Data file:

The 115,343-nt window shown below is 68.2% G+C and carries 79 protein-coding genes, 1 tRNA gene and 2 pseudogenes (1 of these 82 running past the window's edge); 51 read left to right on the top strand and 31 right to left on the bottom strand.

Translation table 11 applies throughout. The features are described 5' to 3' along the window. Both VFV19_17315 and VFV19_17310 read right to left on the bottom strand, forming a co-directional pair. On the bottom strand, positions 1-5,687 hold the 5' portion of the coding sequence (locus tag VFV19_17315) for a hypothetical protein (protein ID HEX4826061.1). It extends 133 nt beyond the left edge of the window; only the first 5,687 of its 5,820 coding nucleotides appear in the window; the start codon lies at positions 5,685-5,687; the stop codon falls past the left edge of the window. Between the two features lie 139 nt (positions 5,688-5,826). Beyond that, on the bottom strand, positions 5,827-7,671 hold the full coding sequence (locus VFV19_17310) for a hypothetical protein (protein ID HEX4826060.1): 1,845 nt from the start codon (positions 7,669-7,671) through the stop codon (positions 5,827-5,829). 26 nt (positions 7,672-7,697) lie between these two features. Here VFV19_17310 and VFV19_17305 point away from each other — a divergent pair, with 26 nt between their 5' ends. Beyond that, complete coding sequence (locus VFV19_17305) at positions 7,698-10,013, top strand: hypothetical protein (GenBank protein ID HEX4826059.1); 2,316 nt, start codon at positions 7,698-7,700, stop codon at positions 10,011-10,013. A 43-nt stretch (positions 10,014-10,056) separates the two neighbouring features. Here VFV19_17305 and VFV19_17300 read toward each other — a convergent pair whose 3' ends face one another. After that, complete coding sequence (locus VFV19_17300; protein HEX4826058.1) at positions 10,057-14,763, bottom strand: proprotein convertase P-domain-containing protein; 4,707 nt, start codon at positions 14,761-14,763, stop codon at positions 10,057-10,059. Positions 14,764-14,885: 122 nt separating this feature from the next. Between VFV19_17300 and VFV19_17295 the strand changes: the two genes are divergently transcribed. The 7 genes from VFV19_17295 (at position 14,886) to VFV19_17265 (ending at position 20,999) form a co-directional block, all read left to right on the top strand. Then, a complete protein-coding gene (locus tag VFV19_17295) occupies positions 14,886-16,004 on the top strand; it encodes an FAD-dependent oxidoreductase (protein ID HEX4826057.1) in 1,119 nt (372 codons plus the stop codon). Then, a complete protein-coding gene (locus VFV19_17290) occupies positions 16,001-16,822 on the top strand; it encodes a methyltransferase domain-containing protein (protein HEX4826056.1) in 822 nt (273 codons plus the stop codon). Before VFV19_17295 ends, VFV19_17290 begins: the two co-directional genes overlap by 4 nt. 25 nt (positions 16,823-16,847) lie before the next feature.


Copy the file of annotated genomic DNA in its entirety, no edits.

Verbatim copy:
The 115,343-nt window shown below is 68.2% G+C and carries 79 protein-coding genes, 1 tRNA gene and 2 pseudogenes (1 of these 82 running past the window's edge); 51 read left to right on the top strand and 31 right to left on the bottom strand.

Translation table 11 applies throughout. The features are described 5' to 3' along the window. Both VFV19_17315 and VFV19_17310 read right to left on the bottom strand, forming a co-directional pair. On the bottom strand, positions 1-5,687 hold the 5' portion of the coding sequence (locus tag VFV19_17315) for a hypothetical protein (protein ID HEX4826061.1). It extends 133 nt beyond the left edge of the window; only the first 5,687 of its 5,820 coding nucleotides appear in the window; the start codon lies at positions 5,685-5,687; the stop codon falls past the left edge of the window. Between the two features lie 139 nt (positions 5,688-5,826). Beyond that, on the bottom strand, positions 5,827-7,671 hold the full coding sequence (locus VFV19_17310) for a hypothetical protein (protein ID HEX4826060.1): 1,845 nt from the start codon (positions 7,669-7,671) through the stop codon (positions 5,827-5,829). 26 nt (positions 7,672-7,697) lie between these two features. Here VFV19_17310 and VFV19_17305 point away from each other — a divergent pair, with 26 nt between their 5' ends. Beyond that, complete coding sequence (locus VFV19_17305) at positions 7,698-10,013, top strand: hypothetical protein (GenBank protein ID HEX4826059.1); 2,316 nt, start codon at positions 7,698-7,700, stop codon at positions 10,011-10,013. A 43-nt stretch (positions 10,014-10,056) separates the two neighbouring features. Here VFV19_17305 and VFV19_17300 read toward each other — a convergent pair whose 3' ends face one another. After that, complete coding sequence (locus VFV19_17300; protein HEX4826058.1) at positions 10,057-14,763, bottom strand: proprotein convertase P-domain-containing protein; 4,707 nt, start codon at positions 14,761-14,763, stop codon at positions 10,057-10,059. Positions 14,764-14,885: 122 nt separating this feature from the next. Between VFV19_17300 and VFV19_17295 the strand changes: the two genes are divergently transcribed. The 7 genes from VFV19_17295 (at position 14,886) to VFV19_17265 (ending at position 20,999) form a co-directional block, all read left to right on the top strand. Then, a complete protein-coding gene (locus tag VFV19_17295) occupies positions 14,886-16,004 on the top strand; it encodes an FAD-dependent oxidoreductase (protein ID HEX4826057.1) in 1,119 nt (372 codons plus the stop codon). Then, a complete protein-coding gene (locus VFV19_17290) occupies positions 16,001-16,822 on the top strand; it encodes a methyltransferase domain-containing protein (protein HEX4826056.1) in 822 nt (273 codons plus the stop codon). Before VFV19_17295 ends, VFV19_17290 begins: the two co-directional genes overlap by 4 nt. 25 nt (positions 16,823-16,847) lie before the next feature.